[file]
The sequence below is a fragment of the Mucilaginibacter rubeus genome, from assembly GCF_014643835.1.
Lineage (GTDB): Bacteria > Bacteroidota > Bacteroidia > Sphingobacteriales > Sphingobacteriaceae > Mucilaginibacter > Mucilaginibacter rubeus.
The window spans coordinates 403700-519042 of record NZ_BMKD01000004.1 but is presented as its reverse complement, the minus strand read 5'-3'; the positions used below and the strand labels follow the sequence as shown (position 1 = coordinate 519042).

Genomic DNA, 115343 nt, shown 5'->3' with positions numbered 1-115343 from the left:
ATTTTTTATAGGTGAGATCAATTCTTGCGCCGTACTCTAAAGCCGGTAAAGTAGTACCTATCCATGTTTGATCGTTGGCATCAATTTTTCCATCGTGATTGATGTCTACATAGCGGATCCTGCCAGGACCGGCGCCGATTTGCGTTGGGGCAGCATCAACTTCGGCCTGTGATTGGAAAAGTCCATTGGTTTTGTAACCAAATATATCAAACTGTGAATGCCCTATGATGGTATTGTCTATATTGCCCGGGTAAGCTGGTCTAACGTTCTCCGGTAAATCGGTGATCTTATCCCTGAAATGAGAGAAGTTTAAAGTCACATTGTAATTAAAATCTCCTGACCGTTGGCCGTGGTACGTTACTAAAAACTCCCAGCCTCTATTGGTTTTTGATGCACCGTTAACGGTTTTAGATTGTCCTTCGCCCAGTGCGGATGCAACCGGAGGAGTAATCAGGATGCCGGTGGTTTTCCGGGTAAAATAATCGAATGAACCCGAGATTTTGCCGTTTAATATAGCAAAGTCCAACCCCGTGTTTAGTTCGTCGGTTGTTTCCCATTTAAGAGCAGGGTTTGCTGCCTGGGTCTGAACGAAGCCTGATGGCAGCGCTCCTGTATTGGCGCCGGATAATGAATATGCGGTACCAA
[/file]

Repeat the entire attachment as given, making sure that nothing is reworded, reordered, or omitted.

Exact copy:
The sequence below is a fragment of the Mucilaginibacter rubeus genome, from assembly GCF_014643835.1.
Lineage (GTDB): Bacteria > Bacteroidota > Bacteroidia > Sphingobacteriales > Sphingobacteriaceae > Mucilaginibacter > Mucilaginibacter rubeus.
The window spans coordinates 403700-519042 of record NZ_BMKD01000004.1 but is presented as its reverse complement, the minus strand read 5'-3'; the positions used below and the strand labels follow the sequence as shown (position 1 = coordinate 519042).

Genomic DNA, 115343 nt, shown 5'->3' with positions numbered 1-115343 from the left:
ATTTTTTATAGGTGAGATCAATTCTTGCGCCGTACTCTAAAGCCGGTAAAGTAGTACCTATCCATGTTTGATCGTTGGCATCAATTTTTCCATCGTGATTGATGTCTACATAGCGGATCCTGCCAGGACCGGCGCCGATTTGCGTTGGGGCAGCATCAACTTCGGCCTGTGATTGGAAAAGTCCATTGGTTTTGTAACCAAATATATCAAACTGTGAATGCCCTATGATGGTATTGTCTATATTGCCCGGGTAAGCTGGTCTAACGTTCTCCGGTAAATCGGTGATCTTATCCCTGAAATGAGAGAAGTTTAAAGTCACATTGTAATTAAAATCTCCTGACCGTTGGCCGTGGTACGTTACTAAAAACTCCCAGCCTCTATTGGTTTTTGATGCACCGTTAACGGTTTTAGATTGTCCTTCGCCCAGTGCGGATGCAACCGGAGGAGTAATCAGGATGCCGGTGGTTTTCCGGGTAAAATAATCGAATGAACCCGAGATTTTGCCGTTTAATATAGCAAAGTCCAACCCCGTGTTTAGTTCGTCGGTTGTTTCCCATTTAAGAGCAGGGTTTGCTGCCTGGGTCTGAACGAAGCCTGATGGCAGCGCTCCTGTATTGGCGCCGGATAATGAATATGCGGTACCAA